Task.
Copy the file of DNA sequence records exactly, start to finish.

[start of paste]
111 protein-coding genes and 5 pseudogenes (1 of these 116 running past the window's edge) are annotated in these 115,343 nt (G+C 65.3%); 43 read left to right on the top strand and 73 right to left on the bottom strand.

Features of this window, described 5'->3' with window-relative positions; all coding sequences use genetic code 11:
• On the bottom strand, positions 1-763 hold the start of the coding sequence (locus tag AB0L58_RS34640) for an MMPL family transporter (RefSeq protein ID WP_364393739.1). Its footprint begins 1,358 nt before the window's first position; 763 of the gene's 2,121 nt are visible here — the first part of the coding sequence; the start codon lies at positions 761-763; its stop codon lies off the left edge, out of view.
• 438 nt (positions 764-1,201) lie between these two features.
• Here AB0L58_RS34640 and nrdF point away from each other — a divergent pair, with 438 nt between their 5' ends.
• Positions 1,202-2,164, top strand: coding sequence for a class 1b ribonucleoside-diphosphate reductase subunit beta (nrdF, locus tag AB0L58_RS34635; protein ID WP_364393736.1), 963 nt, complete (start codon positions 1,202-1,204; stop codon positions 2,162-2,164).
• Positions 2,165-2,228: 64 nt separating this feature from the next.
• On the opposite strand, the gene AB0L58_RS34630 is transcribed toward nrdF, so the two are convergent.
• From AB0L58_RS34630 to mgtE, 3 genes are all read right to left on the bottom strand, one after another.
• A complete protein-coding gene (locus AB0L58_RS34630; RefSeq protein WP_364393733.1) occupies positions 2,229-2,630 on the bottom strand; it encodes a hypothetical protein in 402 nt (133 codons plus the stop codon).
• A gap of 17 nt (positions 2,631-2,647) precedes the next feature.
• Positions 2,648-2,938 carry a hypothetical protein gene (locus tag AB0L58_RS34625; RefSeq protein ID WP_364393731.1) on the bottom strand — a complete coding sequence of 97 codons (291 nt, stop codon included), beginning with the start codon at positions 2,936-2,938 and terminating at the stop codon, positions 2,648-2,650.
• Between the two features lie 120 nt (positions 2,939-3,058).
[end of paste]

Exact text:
111 protein-coding genes and 5 pseudogenes (1 of these 116 running past the window's edge) are annotated in these 115,343 nt (G+C 65.3%); 43 read left to right on the top strand and 73 right to left on the bottom strand.

Features of this window, described 5'->3' with window-relative positions; all coding sequences use genetic code 11:
• On the bottom strand, positions 1-763 hold the start of the coding sequence (locus tag AB0L58_RS34640) for an MMPL family transporter (RefSeq protein ID WP_364393739.1). Its footprint begins 1,358 nt before the window's first position; 763 of the gene's 2,121 nt are visible here — the first part of the coding sequence; the start codon lies at positions 761-763; its stop codon lies off the left edge, out of view.
• 438 nt (positions 764-1,201) lie between these two features.
• Here AB0L58_RS34640 and nrdF point away from each other — a divergent pair, with 438 nt between their 5' ends.
• Positions 1,202-2,164, top strand: coding sequence for a class 1b ribonucleoside-diphosphate reductase subunit beta (nrdF, locus tag AB0L58_RS34635; protein ID WP_364393736.1), 963 nt, complete (start codon positions 1,202-1,204; stop codon positions 2,162-2,164).
• Positions 2,165-2,228: 64 nt separating this feature from the next.
• On the opposite strand, the gene AB0L58_RS34630 is transcribed toward nrdF, so the two are convergent.
• From AB0L58_RS34630 to mgtE, 3 genes are all read right to left on the bottom strand, one after another.
• A complete protein-coding gene (locus AB0L58_RS34630; RefSeq protein WP_364393733.1) occupies positions 2,229-2,630 on the bottom strand; it encodes a hypothetical protein in 402 nt (133 codons plus the stop codon).
• A gap of 17 nt (positions 2,631-2,647) precedes the next feature.
• Positions 2,648-2,938 carry a hypothetical protein gene (locus tag AB0L58_RS34625; RefSeq protein ID WP_364393731.1) on the bottom strand — a complete coding sequence of 97 codons (291 nt, stop codon included), beginning with the start codon at positions 2,936-2,938 and terminating at the stop codon, positions 2,648-2,650.
• Between the two features lie 120 nt (positions 2,939-3,058).